It’s no secret that Bioware’s 2003 Knights of the Old Republic renewed my interest in Star Wars. My office contains a tasteful collection of photos and memorabilia. It surprises coworkers who visit for the first time, breaking the ice, and often starts a conversation. People will smile, and tell me a story. I’ve learned a lot of things that way. One coworker reflected on how he loved Star Wars as a child, and was thrilled to share it with his own children who likewise loved it. Another coworker’s daughter has a ForceFX lightsaber – I know, since her dad liked mine and bought a boxed one from my collection as a present. A young coworker from China was a fan of Star Wars, and is now my friend, because of our mutual journey “to be Jedi, not dirt-farmers on Tatooine.” My office serves a purpose, putting people at ease and giving us something common to relate to.
In the days when my company was occasionally referred to as “the evil Empire”, everyone recognized my tiny super-charged sports car:
That was both good and bad. Image has both connotations and complexity. The license plate was a good display of humor and an interesting talking point (“You’re Darth Loren? Wow, I was expecting someone taller!”), but also associated with, literally, the Most Awful Guy in the Galaxy. Should everyone’s first impression be that they’re going to be subject to “aggressive negotiations”? No, better to be known a Jedi Knight who was revered for restraint, wisdom and dedication. That’s the sort of person people want to work with. It’s not just what you’ve done, it’s what people think you’ve done.
That transformation took time. The company changed, I changed with it. I learned and grew. I sold that car, but it took time for people to forget SITHLRD, and see THEJEDI instead. That’s why I titled this article “Manage your Mythology.” You need to be thinking of the image you put forth, and how your actions influence perception. It’s not just the story you tell, but the stories that are told about you.
Consider, do you always say what you’ll do, and then do what you said? Do you honor agreements you’ve made, even when it turns out they disadvantage you? Are you helpful, willing to go the extra mile to lend a hand or freely offer knowledge that might assist? Do you do simple things, like smile and say hello at the coffee station? Contrast that striding into a room in black armor, announcing that you are there to get things back on schedule! Yup, that makes a lasting impression; nope, it’s not the reputation you want to have.
So here are some tips and thoughts about managing your mythology:
As you tell your story to others, something I was told to consider was to the effect of, “will you get caught out and will anyone care?” By this, it’s meant you are welcome to tighten and brighten your story, but it should be true. Consider “my friend Sue and I got ice cream, and you can’t imagine what happened next!…” Well, Joe was there, too, but he’s not part of the story. Will anyone care? Probably not. Contrast that to Milli Vanilli controversy. That had to be pretty humiliating, but was entirely preventable. Never lay claim to things you didn’t do, and correct misconceptions quickly before they snowball.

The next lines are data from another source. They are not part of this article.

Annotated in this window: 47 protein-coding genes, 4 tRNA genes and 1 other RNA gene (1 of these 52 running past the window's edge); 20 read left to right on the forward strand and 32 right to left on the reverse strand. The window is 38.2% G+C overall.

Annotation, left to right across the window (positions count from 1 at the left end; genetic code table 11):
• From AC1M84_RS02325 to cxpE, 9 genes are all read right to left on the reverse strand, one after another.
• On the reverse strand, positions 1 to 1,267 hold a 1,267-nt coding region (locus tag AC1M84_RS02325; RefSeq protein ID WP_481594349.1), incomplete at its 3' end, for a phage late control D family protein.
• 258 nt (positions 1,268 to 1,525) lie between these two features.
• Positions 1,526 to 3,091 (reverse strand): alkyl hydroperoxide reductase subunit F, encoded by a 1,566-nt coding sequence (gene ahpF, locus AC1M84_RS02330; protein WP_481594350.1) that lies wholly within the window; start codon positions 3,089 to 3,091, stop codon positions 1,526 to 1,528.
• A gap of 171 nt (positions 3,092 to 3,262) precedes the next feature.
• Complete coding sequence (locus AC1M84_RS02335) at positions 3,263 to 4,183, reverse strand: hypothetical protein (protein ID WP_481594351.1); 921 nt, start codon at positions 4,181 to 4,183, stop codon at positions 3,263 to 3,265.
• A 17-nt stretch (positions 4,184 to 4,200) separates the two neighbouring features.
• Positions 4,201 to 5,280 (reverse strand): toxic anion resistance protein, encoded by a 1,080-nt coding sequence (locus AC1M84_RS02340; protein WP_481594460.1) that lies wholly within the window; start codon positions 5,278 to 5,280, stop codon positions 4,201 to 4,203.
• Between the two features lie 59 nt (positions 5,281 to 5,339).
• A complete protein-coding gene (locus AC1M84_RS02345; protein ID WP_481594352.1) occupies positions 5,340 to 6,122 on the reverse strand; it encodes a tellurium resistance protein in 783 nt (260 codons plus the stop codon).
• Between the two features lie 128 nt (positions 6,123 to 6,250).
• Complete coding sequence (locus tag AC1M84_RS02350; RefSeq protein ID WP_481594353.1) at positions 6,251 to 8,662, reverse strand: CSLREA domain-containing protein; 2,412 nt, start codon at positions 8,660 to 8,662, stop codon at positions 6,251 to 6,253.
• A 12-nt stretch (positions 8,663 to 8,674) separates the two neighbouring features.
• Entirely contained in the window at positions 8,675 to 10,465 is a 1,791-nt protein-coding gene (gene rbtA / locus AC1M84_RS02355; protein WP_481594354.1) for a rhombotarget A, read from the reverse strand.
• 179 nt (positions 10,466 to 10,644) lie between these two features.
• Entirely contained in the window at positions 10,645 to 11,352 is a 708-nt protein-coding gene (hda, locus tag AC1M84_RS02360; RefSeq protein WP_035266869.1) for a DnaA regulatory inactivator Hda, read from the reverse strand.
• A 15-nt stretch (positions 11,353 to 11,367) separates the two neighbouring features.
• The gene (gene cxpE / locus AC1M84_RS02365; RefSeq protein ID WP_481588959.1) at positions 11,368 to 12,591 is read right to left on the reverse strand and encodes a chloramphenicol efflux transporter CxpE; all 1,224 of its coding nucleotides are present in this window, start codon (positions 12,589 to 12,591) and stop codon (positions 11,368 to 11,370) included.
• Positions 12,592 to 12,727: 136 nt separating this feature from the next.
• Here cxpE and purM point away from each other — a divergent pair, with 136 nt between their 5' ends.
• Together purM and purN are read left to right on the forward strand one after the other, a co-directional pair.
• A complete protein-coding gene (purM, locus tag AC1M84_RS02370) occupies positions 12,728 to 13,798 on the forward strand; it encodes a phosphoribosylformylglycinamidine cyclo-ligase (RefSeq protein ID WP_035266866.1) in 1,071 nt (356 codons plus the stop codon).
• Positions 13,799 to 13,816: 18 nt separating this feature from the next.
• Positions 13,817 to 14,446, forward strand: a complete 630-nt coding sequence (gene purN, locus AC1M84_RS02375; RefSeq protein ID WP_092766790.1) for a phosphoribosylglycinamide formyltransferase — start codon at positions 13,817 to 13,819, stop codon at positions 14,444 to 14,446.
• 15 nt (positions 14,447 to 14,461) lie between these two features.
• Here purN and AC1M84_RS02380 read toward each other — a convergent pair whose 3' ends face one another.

ABCD – Always Be Continuously Discovering. There are so many interesting things in the world. Learn. Grow. Follow your passions. Pick up new skills. Share your knowledge. If you find something you’re interested in, learn about it. The more you are curious, the more you discover and the more interesting you are. Maybe you have an interest in construction. That can lead to new opportunities for you, and new stories about you. “Hey, yeah, I know Jeff – we volunteered together building houses for the homeless! Great guy!”
Recognize and thank people for their contributions. I would like to sincerely thank you for reading this article. I am passionate about project management and mentoring. I am thrilled that you are seeing these words. Thank you. I appreciate your support.
Networking is important. Aside from myths about LinkedIn and some ideas on how to use it, two things to consider. First, be interested in someone else’s story. You never know what interesting thing you might learn. For example, I’m a licensed bartender. Bet you didn’t see that one coming – and it’s true! 🙂 Second, just like interviewing, it’s never about what someone can do for you – it’s always about what you can do for them. Did you find out someone has teenager who plays guitar? Do you know the owner of Seattle’s greatest guitar store? Maybe there’s a connection here!
The internet never forgets. I searched myself and found a letter I’d written to PC Magazine when I was maybe fourteen years old. FOURTEEN. People have destroyed their careers over errant Twitter comments. Or doing questionable things during a conference. The world has changed. If you’d be embarrassed to have something on the front page of the New York Times, don’t do it and definitely don’t publish it. Always be on your best behavior, always be just and ethical. It’s important because you never know when something is being recorded for the world to see.
Be positive. Learn how.
Some people will call all this “managing your brand”. That’s legitimate, but a “brand” doesn’t resonate with people. A story will. Components of that story are your professional image. CBS has a good article on that. Here’s another from Forbes. And another two articles, one here and one here, on managing image. The image you project, the things that you do, become a “brand”, and that brand comes alive in the stories you and others will tell about you.
Neil Gaiman has spoken about the importance of stories. Once we are gone, stories are all that remain. Make sure that you not only tell good stories, but that good stories are told about you. Manage your mythology.